Workplace shifts help accelerate the plant-based food movement
What if corporations started making positive food changes in the workplace? Like replacing daily milk or creamer offerings with plant-based alternatives, like almond milk, or soy creamer. Or, for periodic company-provided lunches (as companies do) ordering from a vegan restaurant.
Think about the purchasing power that wholesale buyers like big companies and restaurants have. Imagine if every company made these kinds of small, incremental changes. Yes, individual consumer buyer behavior matters, but so too does the buying behavior of wholesale, mass-quantity purchasers: companies, restaurants, and school cafeterias to name a few. When they move, industries move, and the companies they support notice enormous gains and wins.
A San Diego-based cybersecurity company made the switch recently after some employees got together and wrote an open letter (template below) asking the company to "please replace the daily company-provided cow's milk with a plant-based alternative.” In the letter, the reasons why they should make this switch were laid out. It must have been compelling because almost immediately the management approved and the following week, fridges across their offices were stocked with almond milk (replacing the cow’s milk they used to provide).
Here were a few reasons given as to why the company should make the switch:
Over the last few years as consumer demand has increased for nut-based milk, employees have taken it upon themselves to bring their own into the office. [There was a photo of multiple company fridges showing the “milk” shelf consumed by plant-based milks that people brought from home.]
Beyond this workplace observational evidence, the numbers on a broad scale paint the picture; the purchase of plant-based milk have soared 61 percent from 2012-2016 as dairy-milk sales have witnessed declines.
More than 65 percent of the world’s population is lactose sensitive (according to the US National Library of Medicine), and science-based evidence suggests that we don’t need dairy to supply the proper amount of calcium and other essential nutrients.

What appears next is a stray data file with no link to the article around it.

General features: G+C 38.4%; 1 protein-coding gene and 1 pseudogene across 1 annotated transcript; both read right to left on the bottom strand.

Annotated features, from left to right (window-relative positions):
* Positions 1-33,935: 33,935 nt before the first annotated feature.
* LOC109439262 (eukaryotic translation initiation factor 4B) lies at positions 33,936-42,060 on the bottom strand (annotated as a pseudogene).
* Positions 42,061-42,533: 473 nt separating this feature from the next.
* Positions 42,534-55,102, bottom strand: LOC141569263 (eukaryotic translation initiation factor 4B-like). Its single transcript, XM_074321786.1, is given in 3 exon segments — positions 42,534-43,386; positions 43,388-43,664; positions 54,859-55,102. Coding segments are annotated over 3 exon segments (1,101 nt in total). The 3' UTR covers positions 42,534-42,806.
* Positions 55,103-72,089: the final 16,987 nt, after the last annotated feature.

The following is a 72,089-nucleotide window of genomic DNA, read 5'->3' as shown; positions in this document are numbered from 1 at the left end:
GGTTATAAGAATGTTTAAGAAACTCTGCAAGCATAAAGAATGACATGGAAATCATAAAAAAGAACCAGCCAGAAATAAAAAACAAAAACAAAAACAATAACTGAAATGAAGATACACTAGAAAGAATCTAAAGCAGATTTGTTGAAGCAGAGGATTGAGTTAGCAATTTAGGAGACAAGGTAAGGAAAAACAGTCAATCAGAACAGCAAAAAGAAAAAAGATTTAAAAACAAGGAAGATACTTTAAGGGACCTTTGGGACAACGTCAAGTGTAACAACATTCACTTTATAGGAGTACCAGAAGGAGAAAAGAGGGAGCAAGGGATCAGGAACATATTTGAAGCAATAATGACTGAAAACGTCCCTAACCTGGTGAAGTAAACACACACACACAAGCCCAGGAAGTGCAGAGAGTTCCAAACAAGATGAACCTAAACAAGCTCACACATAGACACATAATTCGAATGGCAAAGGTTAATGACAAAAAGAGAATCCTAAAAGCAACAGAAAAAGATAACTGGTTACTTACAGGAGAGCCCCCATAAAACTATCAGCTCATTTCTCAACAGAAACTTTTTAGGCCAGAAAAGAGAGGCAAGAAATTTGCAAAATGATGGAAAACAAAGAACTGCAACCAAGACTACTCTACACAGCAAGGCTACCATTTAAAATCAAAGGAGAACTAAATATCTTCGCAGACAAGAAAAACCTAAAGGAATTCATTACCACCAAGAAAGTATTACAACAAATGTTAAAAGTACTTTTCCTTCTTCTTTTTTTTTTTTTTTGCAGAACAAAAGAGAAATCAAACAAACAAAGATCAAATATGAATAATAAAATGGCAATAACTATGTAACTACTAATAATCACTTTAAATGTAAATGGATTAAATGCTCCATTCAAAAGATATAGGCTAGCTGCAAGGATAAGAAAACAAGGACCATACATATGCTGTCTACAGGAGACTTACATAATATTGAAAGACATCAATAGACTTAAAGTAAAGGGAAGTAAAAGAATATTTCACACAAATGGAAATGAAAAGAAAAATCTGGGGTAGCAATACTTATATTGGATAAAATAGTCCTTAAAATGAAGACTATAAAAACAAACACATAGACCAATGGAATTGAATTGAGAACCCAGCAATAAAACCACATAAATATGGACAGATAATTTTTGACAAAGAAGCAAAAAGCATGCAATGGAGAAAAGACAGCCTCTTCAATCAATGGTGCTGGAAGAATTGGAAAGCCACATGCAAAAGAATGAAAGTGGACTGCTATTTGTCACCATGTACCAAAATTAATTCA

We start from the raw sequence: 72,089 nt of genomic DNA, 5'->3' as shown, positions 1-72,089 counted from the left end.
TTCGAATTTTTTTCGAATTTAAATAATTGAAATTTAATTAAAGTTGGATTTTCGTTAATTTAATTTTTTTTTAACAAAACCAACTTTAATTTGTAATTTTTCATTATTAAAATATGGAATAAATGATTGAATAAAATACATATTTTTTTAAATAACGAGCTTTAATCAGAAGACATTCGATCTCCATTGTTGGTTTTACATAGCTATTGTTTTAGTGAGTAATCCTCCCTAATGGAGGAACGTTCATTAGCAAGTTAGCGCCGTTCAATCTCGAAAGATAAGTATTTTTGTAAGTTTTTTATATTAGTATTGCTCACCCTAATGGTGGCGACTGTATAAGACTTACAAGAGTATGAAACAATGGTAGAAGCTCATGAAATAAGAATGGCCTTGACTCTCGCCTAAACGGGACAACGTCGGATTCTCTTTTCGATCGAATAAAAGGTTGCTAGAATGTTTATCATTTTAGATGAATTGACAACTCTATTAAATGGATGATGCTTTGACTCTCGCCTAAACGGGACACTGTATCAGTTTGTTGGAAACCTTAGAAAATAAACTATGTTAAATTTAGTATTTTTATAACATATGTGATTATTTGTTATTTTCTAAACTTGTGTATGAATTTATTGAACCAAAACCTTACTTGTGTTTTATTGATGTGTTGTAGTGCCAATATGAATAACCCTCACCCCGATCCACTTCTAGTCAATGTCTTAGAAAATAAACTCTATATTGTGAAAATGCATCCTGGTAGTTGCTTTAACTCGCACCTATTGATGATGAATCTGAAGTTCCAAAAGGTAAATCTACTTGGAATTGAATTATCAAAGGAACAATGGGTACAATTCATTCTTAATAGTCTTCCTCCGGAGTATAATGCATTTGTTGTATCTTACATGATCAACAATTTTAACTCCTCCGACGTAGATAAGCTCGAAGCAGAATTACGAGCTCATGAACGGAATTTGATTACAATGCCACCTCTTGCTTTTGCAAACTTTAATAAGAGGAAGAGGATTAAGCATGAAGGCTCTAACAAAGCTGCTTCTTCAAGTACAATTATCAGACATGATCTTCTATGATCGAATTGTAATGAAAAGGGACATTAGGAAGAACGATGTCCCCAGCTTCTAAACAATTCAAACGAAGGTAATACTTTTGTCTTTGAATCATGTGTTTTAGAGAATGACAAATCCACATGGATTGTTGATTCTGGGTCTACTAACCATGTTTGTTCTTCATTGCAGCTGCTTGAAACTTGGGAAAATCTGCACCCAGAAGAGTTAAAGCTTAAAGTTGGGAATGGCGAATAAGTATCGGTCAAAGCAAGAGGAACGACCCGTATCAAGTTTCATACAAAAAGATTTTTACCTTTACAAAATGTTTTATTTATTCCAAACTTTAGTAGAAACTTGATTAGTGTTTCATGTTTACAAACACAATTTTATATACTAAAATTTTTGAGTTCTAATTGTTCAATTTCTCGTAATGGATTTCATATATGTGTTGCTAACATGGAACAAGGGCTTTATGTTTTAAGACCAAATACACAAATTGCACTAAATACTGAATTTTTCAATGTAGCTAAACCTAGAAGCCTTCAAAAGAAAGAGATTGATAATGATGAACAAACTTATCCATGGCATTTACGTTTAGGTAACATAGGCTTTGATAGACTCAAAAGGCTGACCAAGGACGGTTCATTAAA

There is much history of government-backed programs and dairy lobbies that have used deceptive methods to make the general public believe they need milk.
Dairy production as we know it today (via “factory farming”) is detrimental to the environment. Cow farming at mass scale is a significant contributor to carbon emissions and utilizes mass amounts of water (due to the water involved in everything from feeding cows, cleaning facilities, dealing with waste, etc.)
Most dairy farming is not a bucolic scene, with cows grazing in pastures. Much of the factory farming today subjects cows to systematic suffering.
Almond beverages (and other nut-based milks) are shelf-stable, and can be kept and stored for a long period of time, leading to less waste of unused, spoiled milk. And, the proposed option was also more cost effective and would lead to a nearly 30 percent reduction in cost.
Change happens when you ask for it. So write a letter, have a meeting, get other backers in your company, and ask for change. Change does not mean the office needs to offer only plant-based options, or go full vegan. You can ask your company to support little things, like hosting Meatless Mondays or participating in Veganuary.
Do you know of a corporate entity that made a shift like this? Drop a line about it in the comments below.
Do you want to ask your company for change? Download this template (that you can customize) which will help you ask your company to replace their dairy offering with a plant-based alternative. Click HERE.
(Restaurants, too, are companies that have potential to affect change on a mass scale. Check out this post on how PlantBasedPopUp is working to help increase the number of plant-based items that restaurants offer, HERE.)